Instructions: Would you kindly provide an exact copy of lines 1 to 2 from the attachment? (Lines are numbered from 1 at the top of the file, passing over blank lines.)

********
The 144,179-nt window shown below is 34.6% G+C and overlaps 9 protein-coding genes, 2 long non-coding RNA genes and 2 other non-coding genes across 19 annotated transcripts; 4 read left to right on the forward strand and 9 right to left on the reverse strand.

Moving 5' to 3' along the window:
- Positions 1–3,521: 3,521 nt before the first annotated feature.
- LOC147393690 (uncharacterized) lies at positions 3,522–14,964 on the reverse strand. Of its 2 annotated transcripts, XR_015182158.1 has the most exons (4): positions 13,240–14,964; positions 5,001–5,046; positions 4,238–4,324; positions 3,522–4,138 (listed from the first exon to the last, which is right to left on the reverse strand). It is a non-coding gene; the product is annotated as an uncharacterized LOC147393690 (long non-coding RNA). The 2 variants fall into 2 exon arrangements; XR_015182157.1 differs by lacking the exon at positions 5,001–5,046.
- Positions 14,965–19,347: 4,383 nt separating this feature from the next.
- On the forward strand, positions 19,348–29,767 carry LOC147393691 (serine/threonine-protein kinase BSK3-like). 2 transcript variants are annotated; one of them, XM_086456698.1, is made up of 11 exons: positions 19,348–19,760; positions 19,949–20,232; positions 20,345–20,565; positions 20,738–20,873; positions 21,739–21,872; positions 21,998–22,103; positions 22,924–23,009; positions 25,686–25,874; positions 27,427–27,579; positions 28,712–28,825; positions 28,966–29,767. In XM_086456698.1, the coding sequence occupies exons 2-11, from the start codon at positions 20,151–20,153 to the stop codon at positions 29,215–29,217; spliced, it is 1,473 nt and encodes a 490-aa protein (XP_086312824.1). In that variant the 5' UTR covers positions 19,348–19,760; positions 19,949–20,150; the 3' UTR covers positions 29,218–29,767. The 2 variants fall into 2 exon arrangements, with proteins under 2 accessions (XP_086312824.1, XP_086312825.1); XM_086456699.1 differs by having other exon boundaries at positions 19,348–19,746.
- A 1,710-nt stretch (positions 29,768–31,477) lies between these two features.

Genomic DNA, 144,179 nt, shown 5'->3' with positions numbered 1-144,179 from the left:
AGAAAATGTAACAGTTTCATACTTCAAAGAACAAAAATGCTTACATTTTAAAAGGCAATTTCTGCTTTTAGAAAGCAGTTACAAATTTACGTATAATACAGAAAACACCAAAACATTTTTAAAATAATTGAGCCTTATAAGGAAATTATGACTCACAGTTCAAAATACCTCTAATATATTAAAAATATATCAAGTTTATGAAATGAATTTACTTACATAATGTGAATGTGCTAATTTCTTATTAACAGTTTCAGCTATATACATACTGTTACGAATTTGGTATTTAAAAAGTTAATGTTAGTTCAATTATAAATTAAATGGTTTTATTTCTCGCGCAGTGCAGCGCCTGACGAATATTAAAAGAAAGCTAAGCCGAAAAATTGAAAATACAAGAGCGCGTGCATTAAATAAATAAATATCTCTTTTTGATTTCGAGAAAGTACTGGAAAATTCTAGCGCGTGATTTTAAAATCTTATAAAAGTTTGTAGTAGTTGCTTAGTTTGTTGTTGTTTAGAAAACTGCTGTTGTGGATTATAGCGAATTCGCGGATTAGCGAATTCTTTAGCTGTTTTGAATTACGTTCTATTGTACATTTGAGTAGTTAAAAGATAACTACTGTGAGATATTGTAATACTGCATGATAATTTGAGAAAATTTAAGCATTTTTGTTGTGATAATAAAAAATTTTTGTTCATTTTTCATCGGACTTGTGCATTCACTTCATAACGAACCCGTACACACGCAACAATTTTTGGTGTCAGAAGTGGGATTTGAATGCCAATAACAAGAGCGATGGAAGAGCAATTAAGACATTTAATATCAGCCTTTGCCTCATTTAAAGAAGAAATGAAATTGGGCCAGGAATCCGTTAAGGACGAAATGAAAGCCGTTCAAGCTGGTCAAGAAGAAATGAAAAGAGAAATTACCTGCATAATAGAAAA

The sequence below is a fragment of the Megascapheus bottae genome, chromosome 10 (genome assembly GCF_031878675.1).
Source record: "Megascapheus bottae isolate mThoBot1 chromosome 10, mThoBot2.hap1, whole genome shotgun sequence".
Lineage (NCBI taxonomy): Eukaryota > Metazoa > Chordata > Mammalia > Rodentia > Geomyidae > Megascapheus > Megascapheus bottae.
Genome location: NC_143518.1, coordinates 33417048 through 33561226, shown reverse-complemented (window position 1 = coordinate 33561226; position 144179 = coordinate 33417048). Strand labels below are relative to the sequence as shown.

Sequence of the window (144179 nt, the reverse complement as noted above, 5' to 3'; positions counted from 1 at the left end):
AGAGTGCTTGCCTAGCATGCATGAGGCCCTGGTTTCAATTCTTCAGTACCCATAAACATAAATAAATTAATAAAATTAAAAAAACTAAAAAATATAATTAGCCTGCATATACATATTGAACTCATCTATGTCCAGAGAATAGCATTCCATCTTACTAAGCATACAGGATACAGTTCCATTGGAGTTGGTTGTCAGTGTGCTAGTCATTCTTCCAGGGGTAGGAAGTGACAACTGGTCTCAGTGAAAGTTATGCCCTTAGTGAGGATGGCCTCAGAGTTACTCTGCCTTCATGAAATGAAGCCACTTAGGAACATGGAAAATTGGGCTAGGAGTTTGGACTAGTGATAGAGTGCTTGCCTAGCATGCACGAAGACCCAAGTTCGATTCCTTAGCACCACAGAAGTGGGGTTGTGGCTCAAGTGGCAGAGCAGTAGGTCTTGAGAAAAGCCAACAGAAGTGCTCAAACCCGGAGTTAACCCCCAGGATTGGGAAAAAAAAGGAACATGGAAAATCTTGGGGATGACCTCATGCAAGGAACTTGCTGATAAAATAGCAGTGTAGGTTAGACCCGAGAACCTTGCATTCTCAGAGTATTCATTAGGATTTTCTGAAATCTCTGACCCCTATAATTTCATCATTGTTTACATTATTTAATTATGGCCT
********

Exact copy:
The 144,179-nt window shown below is 34.6% G+C and overlaps 9 protein-coding genes, 2 long non-coding RNA genes and 2 other non-coding genes across 19 annotated transcripts; 4 read left to right on the forward strand and 9 right to left on the reverse strand.

Moving 5' to 3' along the window: